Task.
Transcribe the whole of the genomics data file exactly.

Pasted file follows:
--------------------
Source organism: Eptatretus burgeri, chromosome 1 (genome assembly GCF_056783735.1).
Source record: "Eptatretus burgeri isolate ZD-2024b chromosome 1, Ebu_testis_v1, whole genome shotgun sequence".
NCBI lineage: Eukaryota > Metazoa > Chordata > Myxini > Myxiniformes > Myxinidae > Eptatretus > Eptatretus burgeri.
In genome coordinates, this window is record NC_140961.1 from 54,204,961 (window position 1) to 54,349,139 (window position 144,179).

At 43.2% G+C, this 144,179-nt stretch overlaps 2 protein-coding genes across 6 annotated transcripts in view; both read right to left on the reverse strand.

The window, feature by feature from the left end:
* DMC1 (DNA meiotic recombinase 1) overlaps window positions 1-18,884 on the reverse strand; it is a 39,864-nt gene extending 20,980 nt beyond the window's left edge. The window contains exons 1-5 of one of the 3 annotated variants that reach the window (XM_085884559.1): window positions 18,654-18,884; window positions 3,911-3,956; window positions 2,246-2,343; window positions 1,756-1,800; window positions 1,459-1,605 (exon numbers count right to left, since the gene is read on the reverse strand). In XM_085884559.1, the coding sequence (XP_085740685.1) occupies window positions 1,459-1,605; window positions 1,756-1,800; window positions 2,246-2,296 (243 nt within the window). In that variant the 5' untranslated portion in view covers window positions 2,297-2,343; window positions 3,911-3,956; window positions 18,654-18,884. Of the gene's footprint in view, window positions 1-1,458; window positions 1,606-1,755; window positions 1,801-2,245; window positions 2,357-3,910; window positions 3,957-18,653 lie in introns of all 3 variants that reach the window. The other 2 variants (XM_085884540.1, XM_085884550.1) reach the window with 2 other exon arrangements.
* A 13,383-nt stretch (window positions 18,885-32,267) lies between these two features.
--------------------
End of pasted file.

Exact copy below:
Source organism: Eptatretus burgeri, chromosome 1 (genome assembly GCF_056783735.1).
Source record: "Eptatretus burgeri isolate ZD-2024b chromosome 1, Ebu_testis_v1, whole genome shotgun sequence".
NCBI lineage: Eukaryota > Metazoa > Chordata > Myxini > Myxiniformes > Myxinidae > Eptatretus > Eptatretus burgeri.
In genome coordinates, this window is record NC_140961.1 from 54,204,961 (window position 1) to 54,349,139 (window position 144,179).

At 43.2% G+C, this 144,179-nt stretch overlaps 2 protein-coding genes across 6 annotated transcripts in view; both read right to left on the reverse strand.

The window, feature by feature from the left end:
* DMC1 (DNA meiotic recombinase 1) overlaps window positions 1-18,884 on the reverse strand; it is a 39,864-nt gene extending 20,980 nt beyond the window's left edge. The window contains exons 1-5 of one of the 3 annotated variants that reach the window (XM_085884559.1): window positions 18,654-18,884; window positions 3,911-3,956; window positions 2,246-2,343; window positions 1,756-1,800; window positions 1,459-1,605 (exon numbers count right to left, since the gene is read on the reverse strand). In XM_085884559.1, the coding sequence (XP_085740685.1) occupies window positions 1,459-1,605; window positions 1,756-1,800; window positions 2,246-2,296 (243 nt within the window). In that variant the 5' untranslated portion in view covers window positions 2,297-2,343; window positions 3,911-3,956; window positions 18,654-18,884. Of the gene's footprint in view, window positions 1-1,458; window positions 1,606-1,755; window positions 1,801-2,245; window positions 2,357-3,910; window positions 3,957-18,653 lie in introns of all 3 variants that reach the window. The other 2 variants (XM_085884540.1, XM_085884550.1) reach the window with 2 other exon arrangements.
* A 13,383-nt stretch (window positions 18,885-32,267) lies between these two features.